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“To memorialize, to remember, to sear it in our hearts so we never go down that path again. You think the schizophrenic Indo-Pak dynamic of love-hate-war-peace has nothing to do with ’47? That the path doesn’t intrude upon the present all the time? Did we lay the ghosts to rest? Do we tell the stories? Talk about them with our children and grandchildren? Do we have memorials to honor the ten million who trudged across the Radcliffe Line or a memorial for the one million who died?”
This is an example of just one of many stark excerpts from New York-based award-winning and bestselling author Manreet Sodhi Someshwar’s book The Radiance of a Thousand Suns (Harper Collins, 2019). The book, which won the Laadli Media Award for Gender Sensitivity and the PFC-VoW Book Award for Gender Sensitivity 2020, tells the story of a family through the history of a nation.
The book’s central character, Niki, was delivered by midwives during the government’s sterilization Emergency, and her mother tragically dies giving her birth. As a result, she is primarily raised by her grandmother and an orphan Muslim girl, Nooran. Growing up, Niki’s grandmother shares with her many personal stories about the Partition, something that would resonate with several Indians whose ancestors had to flee their homes across the border overnight. In a country where Hindus, Muslims, and Sikhs all lived like “spices in a masala box, tossed together for flavorsome food,” people had to be divided during the Partition. Someshwar goes onto trace the turmoil that continued in the 1980s—the encounter killings of militants, curfews, and shoot-at-sight orders.
As Niki grows older, she begins to realize that the world is a terrible place for women, who hide so many stories within them. Through the novel’s women protagonists, the author shares many thoughts about God, war, religion, men, and politics—primarily through the prism of a female perspective. During the uncertain days of the 1984 riots, Nooran becomes a victim of “fate and faith, patriarchy and prejudice.” Then, there is Jyot Kaur who lived through two terrible tragedies. As a six-year-old refugee girl, she survived the brutal Partition, even though her entire family was killed. Further, during the 1984 riots, she loses her family a second time when her husband and children are tragically killed.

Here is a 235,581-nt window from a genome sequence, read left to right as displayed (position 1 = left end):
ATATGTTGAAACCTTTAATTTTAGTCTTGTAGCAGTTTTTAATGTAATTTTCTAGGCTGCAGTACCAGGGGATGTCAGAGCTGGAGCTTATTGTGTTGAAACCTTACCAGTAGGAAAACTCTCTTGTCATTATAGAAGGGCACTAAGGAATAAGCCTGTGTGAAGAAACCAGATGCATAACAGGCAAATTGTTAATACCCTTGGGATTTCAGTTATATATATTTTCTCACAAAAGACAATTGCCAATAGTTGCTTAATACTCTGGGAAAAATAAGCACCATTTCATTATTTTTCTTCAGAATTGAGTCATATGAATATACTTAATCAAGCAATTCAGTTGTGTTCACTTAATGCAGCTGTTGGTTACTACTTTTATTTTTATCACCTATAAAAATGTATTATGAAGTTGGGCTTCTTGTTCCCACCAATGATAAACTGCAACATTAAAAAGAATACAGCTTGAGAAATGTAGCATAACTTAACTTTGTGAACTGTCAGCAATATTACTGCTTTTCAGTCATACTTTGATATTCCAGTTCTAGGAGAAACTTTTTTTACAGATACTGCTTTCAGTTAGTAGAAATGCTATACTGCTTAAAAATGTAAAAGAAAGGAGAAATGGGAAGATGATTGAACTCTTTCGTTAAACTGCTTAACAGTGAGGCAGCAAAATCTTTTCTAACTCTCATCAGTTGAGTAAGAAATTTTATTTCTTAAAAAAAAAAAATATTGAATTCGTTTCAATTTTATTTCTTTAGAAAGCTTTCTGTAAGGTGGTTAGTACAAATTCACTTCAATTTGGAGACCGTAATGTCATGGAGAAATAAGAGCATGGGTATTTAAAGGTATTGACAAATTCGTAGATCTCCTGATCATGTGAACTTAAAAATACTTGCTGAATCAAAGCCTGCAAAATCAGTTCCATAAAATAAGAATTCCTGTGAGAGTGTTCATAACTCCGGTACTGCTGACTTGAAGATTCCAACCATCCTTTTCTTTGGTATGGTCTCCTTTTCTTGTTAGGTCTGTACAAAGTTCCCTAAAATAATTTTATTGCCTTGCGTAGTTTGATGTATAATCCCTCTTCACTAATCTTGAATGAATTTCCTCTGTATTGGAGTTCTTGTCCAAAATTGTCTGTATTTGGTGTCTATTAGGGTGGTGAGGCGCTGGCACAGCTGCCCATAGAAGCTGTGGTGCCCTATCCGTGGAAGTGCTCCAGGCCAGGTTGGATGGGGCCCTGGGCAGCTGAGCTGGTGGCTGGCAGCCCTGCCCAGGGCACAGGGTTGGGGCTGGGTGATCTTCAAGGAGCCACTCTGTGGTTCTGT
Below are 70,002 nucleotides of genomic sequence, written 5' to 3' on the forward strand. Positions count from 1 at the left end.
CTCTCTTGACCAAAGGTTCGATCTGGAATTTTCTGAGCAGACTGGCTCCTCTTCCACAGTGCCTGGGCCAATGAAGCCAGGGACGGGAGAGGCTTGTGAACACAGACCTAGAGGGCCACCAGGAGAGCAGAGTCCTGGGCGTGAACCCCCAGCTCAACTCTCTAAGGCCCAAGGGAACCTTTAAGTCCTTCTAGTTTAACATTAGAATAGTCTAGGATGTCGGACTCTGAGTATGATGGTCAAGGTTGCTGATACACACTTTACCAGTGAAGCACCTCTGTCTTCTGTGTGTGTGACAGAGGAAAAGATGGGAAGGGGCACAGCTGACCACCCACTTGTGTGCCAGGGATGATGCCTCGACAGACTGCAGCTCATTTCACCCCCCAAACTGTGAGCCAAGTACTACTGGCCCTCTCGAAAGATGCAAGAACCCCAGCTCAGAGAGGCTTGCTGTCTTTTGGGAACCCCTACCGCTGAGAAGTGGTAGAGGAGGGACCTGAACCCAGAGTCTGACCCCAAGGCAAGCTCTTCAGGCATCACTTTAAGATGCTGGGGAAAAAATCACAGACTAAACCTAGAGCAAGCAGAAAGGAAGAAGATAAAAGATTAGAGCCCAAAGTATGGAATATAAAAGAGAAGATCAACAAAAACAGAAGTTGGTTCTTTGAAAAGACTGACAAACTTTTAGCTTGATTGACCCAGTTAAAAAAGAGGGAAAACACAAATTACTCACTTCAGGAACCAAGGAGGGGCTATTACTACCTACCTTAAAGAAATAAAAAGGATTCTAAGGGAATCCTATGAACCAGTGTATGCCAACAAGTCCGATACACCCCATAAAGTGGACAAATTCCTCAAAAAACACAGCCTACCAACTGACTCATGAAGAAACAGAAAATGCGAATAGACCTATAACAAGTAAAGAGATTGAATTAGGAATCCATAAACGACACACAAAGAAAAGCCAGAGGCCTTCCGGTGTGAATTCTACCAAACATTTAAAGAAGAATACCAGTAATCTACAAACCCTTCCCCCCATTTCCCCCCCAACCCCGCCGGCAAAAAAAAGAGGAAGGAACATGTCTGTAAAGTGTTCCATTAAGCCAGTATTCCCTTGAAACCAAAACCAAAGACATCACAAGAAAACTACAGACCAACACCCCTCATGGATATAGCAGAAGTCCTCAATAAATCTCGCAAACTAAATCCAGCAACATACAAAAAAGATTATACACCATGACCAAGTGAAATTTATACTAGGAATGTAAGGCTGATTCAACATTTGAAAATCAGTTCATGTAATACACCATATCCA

Someshwar writes that one has to sometimes engage with the past in order to grapple with the present. She questions why even after seventy-plus years of Partition—a time when women’s bodies became the battlefield—we haven’t been able to lay the ghosts to rest. Commenting on the fact that the history of independent India has literally been ‘his’tory, she asks the reader, “Does the fact that women bore the brunt of that violence, echo in this time of #metoo?”
She concludes that while male victims of violence are publicly mourned, casual violence towards women, though hardly talked about, is a recurring theme—whether during the Partition, the stories of the Mahabharata, the ’84 riots, or daily life. “Rapes, dowry, deaths, female foeticide, bride burning, eve-teasing, acid attacks—it was a violence that sought to show women their place, to keep them in that place and if they dared resist, it would smack them back into place again, or take their lives,” she writes.
In 2001, Niki travels to the US where she witnesses another epochal event—9/11, analyzing its repercussions on the South Asian community. She learns that the first victim of a hate crime post the incident was an Arizona-based Punjabi Sikh immigrant whose beard and turban led him to be mistaken for an Arab. The author also goes on to offer some deep insights on racism, such as the fact that violence ultimately stems from ignorance.
By means of a stark narrative that recounts horrific incidents, Someshwar relates stories and anecdotes from two cataclysmic events in India’s history—the Partition of 1947 and the anti-Sikh riots of 1984—particularly in Punjab. It leads Niki to finally decide to complete her father’s project of making the political personal by cataloging untold stories of the trauma suffered by silent survivors of the ’47 Partition and the ’84 pogrom in the form of a book.
Someshwar draws powerful imagery with her evocative descriptions. For instance, she creates visions of a typically Indian summer: “the lightest of muslins, sweetest of mangoes, blinds of bamboo, bare feet, cool floors, siestas, and stories…” Along the way, she makes frequent references to the state’s favorite lovelorn heroine, Heer, and quotes the ancient Sufi poet Bulleh Shah. Further, she peppers the prose with episodes from the timeless Hindu epic, the Mahabharata, in which the past is forever intruding into the present.
Neha Kirpal is a freelance writer based in Delhi. She is the author of Wanderlust for the Soul, an e-book collection of short stories based on travel in different parts of the world.